Vector Control

The Community Health Department is responsible for the mosquito spraying in the City of Del Rio. Mosquitos can cause outbreaks of several mosquito-borne diseases of public health concern in Texas, including encephalitis, West Nile virus, dengue fever and dog heartworm. Effective mosquito control helps to control mosquito populations to reduce or prevent these outbreaks and serves to enhance the enjoyment of outdoor activities by everyone in the community.

vector spray schedule 2014 pdf_thumb.jpgVector Spray Pattern Map


(click on the map image to enlarge)
 

Spray Pattern for the 2016 Mosquito Season
(reference the chart below with corresponding week/day to the map above)

Schedule

The programs begin the 4th Monday in May and ends the last Friday in October

At the end of week 2, the cycle will begin with week 1 and continue going through the cycle until the end of the mosquito season. IF WEATHER PERMITS.

In performing Mosquito Management, surveillance (identifying sites with mosquito larvae and collecting, identifying and testing mosquitoes) is essential for the planning, operation, and evaluation of an effective mosquito control program.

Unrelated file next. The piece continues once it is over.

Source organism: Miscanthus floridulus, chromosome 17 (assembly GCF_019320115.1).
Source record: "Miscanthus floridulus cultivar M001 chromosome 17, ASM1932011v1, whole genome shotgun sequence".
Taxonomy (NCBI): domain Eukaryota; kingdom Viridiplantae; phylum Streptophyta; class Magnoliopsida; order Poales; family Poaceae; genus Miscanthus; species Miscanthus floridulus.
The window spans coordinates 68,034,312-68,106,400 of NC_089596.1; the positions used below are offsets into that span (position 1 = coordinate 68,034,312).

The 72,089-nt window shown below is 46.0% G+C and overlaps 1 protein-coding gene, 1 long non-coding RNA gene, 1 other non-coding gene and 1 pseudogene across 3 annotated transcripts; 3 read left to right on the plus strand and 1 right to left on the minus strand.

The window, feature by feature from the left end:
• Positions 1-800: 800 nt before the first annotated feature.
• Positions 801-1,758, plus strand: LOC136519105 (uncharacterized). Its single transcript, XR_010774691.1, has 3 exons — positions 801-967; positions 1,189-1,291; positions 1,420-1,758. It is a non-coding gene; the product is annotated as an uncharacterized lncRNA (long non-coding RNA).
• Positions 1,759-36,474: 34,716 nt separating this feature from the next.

Other mosquito control functions include treating locations where there is standing water with larvicide to prevent mosquito larva from developing into adult mosquitoes and reducing adult mosquito populations using environmentally friendly methods and current technology and equipment.

One of the primary functions of the Vector Control Program is educating the public about eliminating mosquito breeding sites around the home, as well as enforcing City Ordinances against having properties with overgrown weeds and standing water.

For more information about Vector Control call (830)774-8628.

How to prevent mosquito breeding


  • Look around the outside of your house and get rid of any tin cans, jars, plastic containers, plant pots, old tires and any other containers that can hold stagnant water.
  • Properly dispose of old tires.
  • Make sure roof gutters drain properly.
  • Keep all swimming pools cleaned and chlorinated even if they are not being used.
  • Remove any standing water from culverts.
  • Store plastic wading pools, buckets, barrels and wheelbarrows upside down so that the water cannot accumulate in them.
  • Change the water in birdbaths and pet dishes at least once a week.
  • Aerate ornamental ponds or stock them with fish.
  • Weeds, tall grass and shrubbery provide an outdoor home for mosquitoes, so keep your yard trimmed.
  • Use landscape as a way to prevent accumulation of stagnant water.